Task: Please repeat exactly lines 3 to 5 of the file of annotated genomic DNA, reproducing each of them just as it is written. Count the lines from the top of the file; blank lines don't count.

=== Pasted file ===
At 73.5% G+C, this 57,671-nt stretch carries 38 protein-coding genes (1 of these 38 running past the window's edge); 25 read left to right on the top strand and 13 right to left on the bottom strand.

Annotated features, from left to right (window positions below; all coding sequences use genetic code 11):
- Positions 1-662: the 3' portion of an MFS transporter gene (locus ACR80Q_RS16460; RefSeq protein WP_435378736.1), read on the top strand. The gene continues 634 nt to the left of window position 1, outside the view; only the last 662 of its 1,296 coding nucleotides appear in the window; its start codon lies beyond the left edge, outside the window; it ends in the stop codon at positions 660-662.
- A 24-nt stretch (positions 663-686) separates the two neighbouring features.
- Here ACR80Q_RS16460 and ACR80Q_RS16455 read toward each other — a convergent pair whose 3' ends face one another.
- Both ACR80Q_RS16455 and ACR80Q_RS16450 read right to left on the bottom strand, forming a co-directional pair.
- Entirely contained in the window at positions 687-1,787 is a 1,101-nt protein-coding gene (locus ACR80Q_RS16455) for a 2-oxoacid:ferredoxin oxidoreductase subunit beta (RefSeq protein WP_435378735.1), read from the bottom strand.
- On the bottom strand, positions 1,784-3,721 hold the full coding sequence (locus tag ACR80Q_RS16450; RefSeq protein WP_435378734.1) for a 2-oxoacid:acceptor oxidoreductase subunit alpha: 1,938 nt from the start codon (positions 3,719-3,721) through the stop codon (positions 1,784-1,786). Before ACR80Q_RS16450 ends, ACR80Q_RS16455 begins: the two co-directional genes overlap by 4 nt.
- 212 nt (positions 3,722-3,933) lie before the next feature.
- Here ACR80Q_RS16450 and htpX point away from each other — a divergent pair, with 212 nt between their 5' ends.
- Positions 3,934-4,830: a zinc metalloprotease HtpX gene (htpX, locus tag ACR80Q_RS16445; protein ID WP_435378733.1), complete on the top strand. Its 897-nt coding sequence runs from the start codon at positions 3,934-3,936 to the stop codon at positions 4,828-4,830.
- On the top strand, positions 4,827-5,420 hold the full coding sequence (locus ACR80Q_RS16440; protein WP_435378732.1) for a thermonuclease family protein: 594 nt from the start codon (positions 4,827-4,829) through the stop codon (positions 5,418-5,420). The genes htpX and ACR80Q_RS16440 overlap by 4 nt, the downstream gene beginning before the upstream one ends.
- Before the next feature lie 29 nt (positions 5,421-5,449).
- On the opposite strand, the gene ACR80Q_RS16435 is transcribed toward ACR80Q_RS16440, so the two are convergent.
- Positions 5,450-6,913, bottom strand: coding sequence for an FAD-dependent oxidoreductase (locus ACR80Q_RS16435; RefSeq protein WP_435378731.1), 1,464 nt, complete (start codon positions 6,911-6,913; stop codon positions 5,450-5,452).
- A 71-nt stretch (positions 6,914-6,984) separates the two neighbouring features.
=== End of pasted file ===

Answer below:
- Positions 1-662: the 3' portion of an MFS transporter gene (locus ACR80Q_RS16460; RefSeq protein WP_435378736.1), read on the top strand. The gene continues 634 nt to the left of window position 1, outside the view; only the last 662 of its 1,296 coding nucleotides appear in the window; its start codon lies beyond the left edge, outside the window; it ends in the stop codon at positions 660-662.
- A 24-nt stretch (positions 663-686) separates the two neighbouring features.
- Here ACR80Q_RS16460 and ACR80Q_RS16455 read toward each other — a convergent pair whose 3' ends face one another.